Gardens for privacy: Six clever ideas for small gardens & outdoor spaces from the 1960s
Here are some practical ideas to help you plan a tiny garden all your own — a quiet, refreshing area close to your house where you can enjoy the plants and flowers you love
Small gardens – Idea #1: Bright floral alcove
One step from the kitchen and you enter this flower-filled world which is just 12′ wide and 15′ long. It opens a whole new concept in summer living.
Note the raised planters of sturdy redwood which make gardening easy and see how effective the fence is for the display of potted plants, perhaps window plants you need to summer outdoors.
The vine-covered lath canopy is supported by the fence. The solid sections of the fence were achieved by covering the grids formed by the posts and rails with weatherproof plywood or similar building material. The grids on the fence opposite the kitchen door were left open, permitting a view of the backyard.
Small gardens – Idea #2 Garden of vegetables and flowers
Vegetables, herbs and fruits are decorative, and rows of them create a pretty pattern effect. For additional interest combine them with flowers and purely ornamental shrubs and vines.
If you choose fruit and vegetables as the major theme of your private garden, remember that they require full sun in order to thrive. And as you plan, consider planting a tree or large shrub outside your garden enclosure to hide an unsightly object from view. You might want to take down a tree or shrub so you can see a distant view from the seclusion of your garden.
Prefabricated tool houses, similar to the one shown, are not expensive, and are as practical as they are decorative. Play them up dramatically. Select one that is in keeping with the architecture of your house.
Small gardens – Idea #3: Formal garden for city or suburb
A symmetrical plan induces a feeling of repose and is especially nice for a private garden if the remainder of a yard is planted along informal lines. Evergreens, sheared architecturally, emphasize the simple design and ensure a handsome effect the year-round.
Summer color, as seen here, is obtained from annuals set out as young plants in late spring to follow tulips and hyacinths massed in the planting beds. Chrysanthemums grown in pots are grouped at the base of the figure as a colorful focal point in late fall. Note how the sections of paling fence inserted in the brick walls lend contrast in texture and color, while the vines on them provide a pattern effect.
Shielded from neighboring yards, this private garden shown at peak spring bloom is designed to be enjoyed from indoors as well as out.
The steps flanked with flower-filled urns and framed by flowering trees make a pleasing composition the year round and at night too, for weatherproof bullet-type lights are concealed behind the evergreens to illuminate the scene after dark.
The sound of splashing water in the wall fountain produces a reflective mood (it can be heard indoors when the sliding doors are open) and the gay flowers on either side of the gravel panel are worthy of close-up inspection, coffee cup in hand, on cool summer mornings. When the tulips finish flowering, annual plants are set out between them for summer color. They, in turn, are followed by pot-grown chrysanthemums for a fall display.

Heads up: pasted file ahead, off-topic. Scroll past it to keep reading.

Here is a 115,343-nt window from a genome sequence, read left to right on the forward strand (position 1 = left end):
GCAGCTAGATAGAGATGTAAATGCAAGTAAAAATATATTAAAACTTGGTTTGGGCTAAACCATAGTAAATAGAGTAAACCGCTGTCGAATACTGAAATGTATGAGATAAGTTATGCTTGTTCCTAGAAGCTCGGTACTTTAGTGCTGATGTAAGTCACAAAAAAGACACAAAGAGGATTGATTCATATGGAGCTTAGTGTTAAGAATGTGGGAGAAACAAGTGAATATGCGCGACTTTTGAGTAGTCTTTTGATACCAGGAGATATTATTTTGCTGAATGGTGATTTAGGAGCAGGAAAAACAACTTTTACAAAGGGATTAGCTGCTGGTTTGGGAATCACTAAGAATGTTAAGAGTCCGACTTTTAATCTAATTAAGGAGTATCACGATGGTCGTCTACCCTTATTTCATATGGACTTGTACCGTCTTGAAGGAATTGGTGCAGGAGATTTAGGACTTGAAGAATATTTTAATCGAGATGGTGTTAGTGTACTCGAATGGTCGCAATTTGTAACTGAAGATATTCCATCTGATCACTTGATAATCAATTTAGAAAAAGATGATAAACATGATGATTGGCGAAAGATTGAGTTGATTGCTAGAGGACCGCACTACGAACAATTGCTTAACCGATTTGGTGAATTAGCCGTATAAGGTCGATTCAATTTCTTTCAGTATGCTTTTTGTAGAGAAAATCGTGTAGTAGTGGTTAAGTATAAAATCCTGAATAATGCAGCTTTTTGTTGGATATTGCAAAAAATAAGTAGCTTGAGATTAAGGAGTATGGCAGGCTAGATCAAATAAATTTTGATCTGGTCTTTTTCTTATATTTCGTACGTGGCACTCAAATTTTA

Small gardens – Idea #5: Shady retreat
The green canopy of an old tree creates a restful area, and there are many bright plants that enjoy the shade of a tree as much as people do. Begin this spring with a few plants from your florist or garden center and add to your collection each year.
Should your tree have many roots close to the surface of the soil, use gravel or brick or stone set in sand beneath the tree, and plant your flowers around the edges of the paving. A fence is usually the wisest choice for an enclosure in the shade but there are hedge plants that need little sun. Note hanging-basket begonias and fuchsias in the branches.
Small gardens – Idea #6: Informal cottage garden
This clearing between house and woodland couldn’t have been utilized more effectively. The plantings have a casual air which takes time and patience to achieve.
Spring color is insured by the shrubs and trees which bound the garden on one side and by the tulips and daffodils planted in groups in front of them. Large drifts of perennials at the top of the low wall insure color from summer through fall, as do the annuals sown between the path and house where they get full sun on long summer afternoons.
Develop your garden in budget-wise stages. You might begin this garden by planting shrubs and annuals this spring. Next fall set out the perennials and bulbs.
For easier maintenance, you might substitute two or three inches of grave] in place of the grass. Sow creeping thyme between the stepping stones. It is soft to look at and soft and fragrant when walked upon. If you can’t find pretty stones you might use old railroad ties for the wall and wood rounds for the path. Both have a rustic flavor. Brick for wall and path would be in keeping, too.